Straight or staggered for flooring. now that is a good question indeed.
After deciding on the tile for your kitchen floor the next decision you need to make is how to lay the tile- straight or staggered? If it’s a straight answer you are looking for then my go-to is straight. Laying tiles in a straight pattern makes for a clean, current look that will stand the test of time when it comes to design.
But don’t worry if it’s staggered that you prefer, there is no right or wrong, nor is there a “tile-laying police” (maybe there should be). Sometimes staggering the tile is the right choice due to either a technical reason or an esthetic preference. I will explain later.
Kitchen tiles- endless possibilities
Choosing the right tile for your kitchen can be a challenging task. Other than the style of tile and its look there are many other things to consider when selecting it. Characteristics like man-made or natural (porcelain and ceramic vs marble for example) texture- smooth or rough, finish – polished or matte, size – small, large (think grout lines) the natural and artificial light sources in your kitchen that may affect the look of the tile, how much traffic your kitchen has, are just a few of the things that need to be taken into consideration when selecting tiles for the kitchen.
How your kitchen tiles should be laid?
What most people don’t think about when shopping for their tiles is how they should be laid.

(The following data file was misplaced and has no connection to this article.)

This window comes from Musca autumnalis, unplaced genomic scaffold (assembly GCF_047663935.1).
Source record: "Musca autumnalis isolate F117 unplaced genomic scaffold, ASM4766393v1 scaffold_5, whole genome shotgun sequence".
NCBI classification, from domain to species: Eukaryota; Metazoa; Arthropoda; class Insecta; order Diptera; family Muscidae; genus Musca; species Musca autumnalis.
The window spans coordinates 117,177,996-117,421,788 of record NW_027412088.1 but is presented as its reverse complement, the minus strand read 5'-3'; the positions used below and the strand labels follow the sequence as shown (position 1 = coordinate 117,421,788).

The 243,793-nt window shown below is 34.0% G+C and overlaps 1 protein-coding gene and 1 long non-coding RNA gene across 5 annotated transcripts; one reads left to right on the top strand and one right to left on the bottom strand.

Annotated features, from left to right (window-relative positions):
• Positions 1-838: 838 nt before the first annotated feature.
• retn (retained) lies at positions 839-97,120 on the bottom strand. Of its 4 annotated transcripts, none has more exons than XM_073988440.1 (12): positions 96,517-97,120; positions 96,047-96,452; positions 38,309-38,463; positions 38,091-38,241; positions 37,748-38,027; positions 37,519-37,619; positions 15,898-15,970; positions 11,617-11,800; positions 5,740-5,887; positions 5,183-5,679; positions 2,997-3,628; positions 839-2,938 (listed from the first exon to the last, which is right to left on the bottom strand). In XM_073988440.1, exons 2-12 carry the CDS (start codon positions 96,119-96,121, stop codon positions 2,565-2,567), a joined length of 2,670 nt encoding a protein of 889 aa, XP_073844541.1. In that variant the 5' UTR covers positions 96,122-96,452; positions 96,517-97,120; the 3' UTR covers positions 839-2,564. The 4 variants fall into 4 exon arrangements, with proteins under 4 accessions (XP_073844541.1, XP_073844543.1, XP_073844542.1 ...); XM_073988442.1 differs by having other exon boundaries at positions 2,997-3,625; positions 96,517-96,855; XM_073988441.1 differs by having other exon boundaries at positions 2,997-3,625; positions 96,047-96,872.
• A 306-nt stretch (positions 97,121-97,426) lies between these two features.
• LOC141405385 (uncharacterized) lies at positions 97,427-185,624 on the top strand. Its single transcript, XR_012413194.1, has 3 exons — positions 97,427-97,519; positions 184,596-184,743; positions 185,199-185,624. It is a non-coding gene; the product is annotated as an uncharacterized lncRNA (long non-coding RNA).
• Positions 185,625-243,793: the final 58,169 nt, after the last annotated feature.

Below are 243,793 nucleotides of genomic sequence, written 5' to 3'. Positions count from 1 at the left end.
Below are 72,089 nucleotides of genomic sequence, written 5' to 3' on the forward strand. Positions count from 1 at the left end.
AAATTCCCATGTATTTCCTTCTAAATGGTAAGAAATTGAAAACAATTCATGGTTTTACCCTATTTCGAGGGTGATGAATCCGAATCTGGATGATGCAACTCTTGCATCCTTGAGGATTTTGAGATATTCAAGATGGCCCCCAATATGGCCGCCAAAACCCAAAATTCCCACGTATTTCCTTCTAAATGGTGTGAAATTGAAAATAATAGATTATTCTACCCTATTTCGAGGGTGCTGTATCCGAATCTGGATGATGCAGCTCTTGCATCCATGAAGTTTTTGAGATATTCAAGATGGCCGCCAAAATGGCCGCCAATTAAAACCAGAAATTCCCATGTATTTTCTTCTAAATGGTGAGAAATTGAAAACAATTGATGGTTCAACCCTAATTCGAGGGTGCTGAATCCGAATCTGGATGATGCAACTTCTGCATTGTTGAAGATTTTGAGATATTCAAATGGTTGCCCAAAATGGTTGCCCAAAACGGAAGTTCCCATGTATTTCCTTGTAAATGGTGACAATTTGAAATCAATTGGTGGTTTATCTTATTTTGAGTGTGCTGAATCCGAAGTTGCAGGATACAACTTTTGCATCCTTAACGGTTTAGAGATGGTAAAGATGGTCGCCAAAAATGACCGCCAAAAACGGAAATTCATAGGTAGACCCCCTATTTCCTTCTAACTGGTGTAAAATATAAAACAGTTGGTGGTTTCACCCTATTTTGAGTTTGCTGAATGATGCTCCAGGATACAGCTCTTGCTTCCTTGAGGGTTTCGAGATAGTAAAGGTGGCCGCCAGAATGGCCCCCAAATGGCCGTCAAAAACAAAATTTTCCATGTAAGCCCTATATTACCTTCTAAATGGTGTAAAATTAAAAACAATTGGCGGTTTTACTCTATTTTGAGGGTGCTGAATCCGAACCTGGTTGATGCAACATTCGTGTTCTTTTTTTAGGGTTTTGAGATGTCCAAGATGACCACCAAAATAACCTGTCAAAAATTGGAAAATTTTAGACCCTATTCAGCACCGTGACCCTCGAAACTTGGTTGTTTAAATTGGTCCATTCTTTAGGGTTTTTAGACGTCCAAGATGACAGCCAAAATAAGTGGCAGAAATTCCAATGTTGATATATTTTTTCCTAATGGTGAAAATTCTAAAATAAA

Many times it is a decision that is made on-site but is best made in the planning process.
Why? Because the tiles’ shape, size, and finish will have an effect on the final result and understanding how to pick a tile will make for a better result. Also, making decisions ahead makes for a smoother renovation process.
Tiles laid straight : striving for the least amount of cut tiles in the exposed area
As I mentioned before my personal preference for tile lying style is straight. Laying tiles this way makes for a clean look ,easy on the eye and that can save you on the amount of tiles you need to buy if the tile is the right size for the room . In order to do that consider your kitchen dimensions when shopping for your flooring. Let’s say your kitchen is L-shaped and you have an island.
What you need to know is where your cabinetry starts and ends in order to see how many full tiles you will be able to fit in the exposed floor area (you do need to tile under your cabinets). So, if the exposed floor is 12’ x 18’ (not including the island ) you might want to look at tiles that evenly divide into this space such as 36”x36” or 24”x48”. Of course, life isn’t always perfect, and sometimes no matter how much we plan things don’t always work out the way we intended them to and this absolutely applies to renovating kitchens, so if you need to have a half or part tile somewhere in the kitchen try to have it in the furthest point (so it’s more out of site) or just under the cabinets that way you end up with a more continuous look.